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August Flower Lore: Gladiolus and Poppy

August Flower Lore: Gladiolus and Poppy

Flowers, perhaps more than any other part of the natural world, are fascinating because of the many layers of meaning people have shrouded them in throughout history. There is a whole sub-category of etiquette surrounding which flowers are appropriate to give at what times, and to whom. The unending rules surrounding something so simple as a flower can be dizzying. There are designated flowers for each month of the year. August’s official flower is the gladiolus, also known as the “sword iris.”

History and Lore of the Gladiolus

The name gladiolus comes from Latin word for “sword,” so named because the flowers grow up a long sword-like shaft. The name is commonly used for any of about 260 species of flowers, all of which share a similar body structure. They come in a range of colors, including pink, red, purple, orange, white, and more.

To the ancient Romans, gladioli represented strength of character, sincerity, and generosity. Their sword-like shape caused them to be associated with gladiators.

The ancient Greeks believed the flower sprang from the ground from the blood of Hyacinthus, a lover of the god Apollo who was accidentally slain by a discus. This myth eventually became more general, and one popular belief was that gladioli grew whenever anyone was slain by a sword.

Gladiolus’ Health Properties

In parts of Africa, the gladiolus is believed to have magical properties. It has been used to cure everything from common colds to painful menstruation but is most effective for digestive disturbances, including diarrhea, and constipation. In cultures where dysentery is common, it is often used to ease the symptoms.

The Poppy: August’s Other Official Flower

Poppy Field at Sunset

Poppies are vibrant flowers with large, round, papery petals. Poppy plants produce one flower per stem, each with four to six petals, depending on the species. They come in a wide variety of colors, including white, pink, orange, yellow, and most commonly red, and often have dark centers.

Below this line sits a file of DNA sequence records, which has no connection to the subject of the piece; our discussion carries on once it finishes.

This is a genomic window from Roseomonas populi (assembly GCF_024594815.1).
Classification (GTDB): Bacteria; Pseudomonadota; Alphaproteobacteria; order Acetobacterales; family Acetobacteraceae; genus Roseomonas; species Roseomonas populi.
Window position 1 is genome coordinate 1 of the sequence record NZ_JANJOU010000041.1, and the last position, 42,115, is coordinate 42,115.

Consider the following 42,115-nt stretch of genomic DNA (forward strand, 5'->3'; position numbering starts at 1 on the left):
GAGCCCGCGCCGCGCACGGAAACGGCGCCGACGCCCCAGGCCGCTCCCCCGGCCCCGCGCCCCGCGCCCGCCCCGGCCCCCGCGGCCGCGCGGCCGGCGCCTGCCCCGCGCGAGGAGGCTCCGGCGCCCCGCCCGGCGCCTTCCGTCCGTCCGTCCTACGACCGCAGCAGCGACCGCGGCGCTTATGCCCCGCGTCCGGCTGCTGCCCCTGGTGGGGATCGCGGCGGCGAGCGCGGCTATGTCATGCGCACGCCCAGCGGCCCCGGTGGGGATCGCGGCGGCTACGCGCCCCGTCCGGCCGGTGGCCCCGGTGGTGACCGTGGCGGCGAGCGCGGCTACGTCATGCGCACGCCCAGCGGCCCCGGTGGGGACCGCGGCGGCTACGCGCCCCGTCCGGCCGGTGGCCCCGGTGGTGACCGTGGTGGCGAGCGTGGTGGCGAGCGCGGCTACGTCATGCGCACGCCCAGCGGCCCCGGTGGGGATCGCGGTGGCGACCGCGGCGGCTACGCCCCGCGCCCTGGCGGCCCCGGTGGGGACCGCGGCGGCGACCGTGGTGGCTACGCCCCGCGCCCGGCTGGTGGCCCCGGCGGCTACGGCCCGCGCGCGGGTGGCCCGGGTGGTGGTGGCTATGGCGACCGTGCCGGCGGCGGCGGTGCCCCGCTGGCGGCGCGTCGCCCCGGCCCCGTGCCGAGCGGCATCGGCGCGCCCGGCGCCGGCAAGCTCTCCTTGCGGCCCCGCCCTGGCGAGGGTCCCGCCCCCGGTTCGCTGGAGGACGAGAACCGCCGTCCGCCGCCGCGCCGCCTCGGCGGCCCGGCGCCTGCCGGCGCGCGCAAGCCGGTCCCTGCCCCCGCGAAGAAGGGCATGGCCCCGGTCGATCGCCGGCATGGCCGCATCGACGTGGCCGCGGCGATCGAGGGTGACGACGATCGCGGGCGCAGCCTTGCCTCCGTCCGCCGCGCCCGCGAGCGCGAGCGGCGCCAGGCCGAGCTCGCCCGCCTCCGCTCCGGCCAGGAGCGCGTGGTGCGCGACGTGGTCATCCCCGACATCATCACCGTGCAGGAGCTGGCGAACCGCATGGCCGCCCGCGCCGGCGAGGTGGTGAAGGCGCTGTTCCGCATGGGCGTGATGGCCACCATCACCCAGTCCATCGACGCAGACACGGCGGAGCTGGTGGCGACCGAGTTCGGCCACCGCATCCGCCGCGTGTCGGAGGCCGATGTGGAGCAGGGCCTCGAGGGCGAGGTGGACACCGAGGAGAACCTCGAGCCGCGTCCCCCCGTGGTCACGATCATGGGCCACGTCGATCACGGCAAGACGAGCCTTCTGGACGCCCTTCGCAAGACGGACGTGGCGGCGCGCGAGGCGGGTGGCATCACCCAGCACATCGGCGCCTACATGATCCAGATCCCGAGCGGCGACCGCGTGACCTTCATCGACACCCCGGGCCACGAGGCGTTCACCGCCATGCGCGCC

Poppy seeds are a popular culinary ingredient, most often used to top pastries. Opium poppies also contain compounds that are used to produce morphine and codeine, two powerful pain-relieving drugs. In ancient Egypt, doctors prescribed poppy seeds to patients as a pain reliever.

Poppy Symbolism

Poppies are rich in symbolism, having long been used as a symbol of sleep, peace, and death, due both to their deep red color, resembling blood, and their opiate properties. Poppies were used as offerings to the dead in ancient Greece and Rome, and were sometimes said to be a symbol of resurrection.

Today, poppies are most often associated with honoring soldiers who lost their lives at war, and are worn on Memorial Day in the United States and Remembrance Day in Canada.

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If you notice a hole in the upper left-hand corner of your Farmers' Almanac, don't return it to the store! That hole isn't a defect; it's a part of history. Starting with the first edition of the Farmers' Almanac in 1818, readers used to nail holes into the corners to hang it up in their homes, barns, and outhouses (to provide both reading material and toilet paper). In 1919, the Almanac's publishers began pre-drilling holes in the corners to make it even easier for readers to keep all of that invaluable information (and paper) handy.

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